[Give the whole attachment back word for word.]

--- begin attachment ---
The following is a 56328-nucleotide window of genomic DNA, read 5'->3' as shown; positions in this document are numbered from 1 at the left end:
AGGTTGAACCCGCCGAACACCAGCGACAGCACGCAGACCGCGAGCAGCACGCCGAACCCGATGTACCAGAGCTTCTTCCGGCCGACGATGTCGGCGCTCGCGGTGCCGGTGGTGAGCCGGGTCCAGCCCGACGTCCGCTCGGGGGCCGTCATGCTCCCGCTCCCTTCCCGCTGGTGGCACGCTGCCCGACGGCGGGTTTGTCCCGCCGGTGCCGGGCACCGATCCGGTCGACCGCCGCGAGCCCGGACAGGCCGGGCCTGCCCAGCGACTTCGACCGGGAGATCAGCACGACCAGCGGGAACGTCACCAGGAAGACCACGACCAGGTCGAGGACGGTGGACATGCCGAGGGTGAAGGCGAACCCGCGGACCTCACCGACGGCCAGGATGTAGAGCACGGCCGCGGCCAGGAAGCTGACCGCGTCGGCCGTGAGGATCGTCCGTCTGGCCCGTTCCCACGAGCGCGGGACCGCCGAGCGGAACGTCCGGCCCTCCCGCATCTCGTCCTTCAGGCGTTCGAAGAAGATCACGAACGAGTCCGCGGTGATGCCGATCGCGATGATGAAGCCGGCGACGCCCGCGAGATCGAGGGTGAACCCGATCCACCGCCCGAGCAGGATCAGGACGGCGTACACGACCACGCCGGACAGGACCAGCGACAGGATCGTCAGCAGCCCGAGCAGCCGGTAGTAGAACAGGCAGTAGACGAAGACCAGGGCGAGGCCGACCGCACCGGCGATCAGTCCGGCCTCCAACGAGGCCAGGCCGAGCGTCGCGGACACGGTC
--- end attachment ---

The following is a 56328-nucleotide window of genomic DNA, read 5'->3' as shown; positions in this document are numbered from 1 at the left end:
AGGTTGAACCCGCCGAACACCAGCGACAGCACGCAGACCGCGAGCAGCACGCCGAACCCGATGTACCAGAGCTTCTTCCGGCCGACGATGTCGGCGCTCGCGGTGCCGGTGGTGAGCCGGGTCCAGCCCGACGTCCGCTCGGGGGCCGTCATGCTCCCGCTCCCTTCCCGCTGGTGGCACGCTGCCCGACGGCGGGTTTGTCCCGCCGGTGCCGGGCACCGATCCGGTCGACCGCCGCGAGCCCGGACAGGCCGGGCCTGCCCAGCGACTTCGACCGGGAGATCAGCACGACCAGCGGGAACGTCACCAGGAAGACCACGACCAGGTCGAGGACGGTGGACATGCCGAGGGTGAAGGCGAACCCGCGGACCTCACCGACGGCCAGGATGTAGAGCACGGCCGCGGCCAGGAAGCTGACCGCGTCGGCCGTGAGGATCGTCCGTCTGGCCCGTTCCCACGAGCGCGGGACCGCCGAGCGGAACGTCCGGCCCTCCCGCATCTCGTCCTTCAGGCGTTCGAAGAAGATCACGAACGAGTCCGCGGTGATGCCGATCGCGATGATGAAGCCGGCGACGCCCGCGAGATCGAGGGTGAACCCGATCCACCGCCCGAGCAGGATCAGGACGGCGTACACGACCACGCCGGACAGGACCAGCGACAGGATCGTCAGCAGCCCGAGCAGCCGGTAGTAGAACAGGCAGTAGACGAAGACCAGGGCGAGGCCGACCGCACCGGCGATCAGTCCGGCCTCCAACGAGGCCAGGCCGAGCGTCGCGGACACGGTC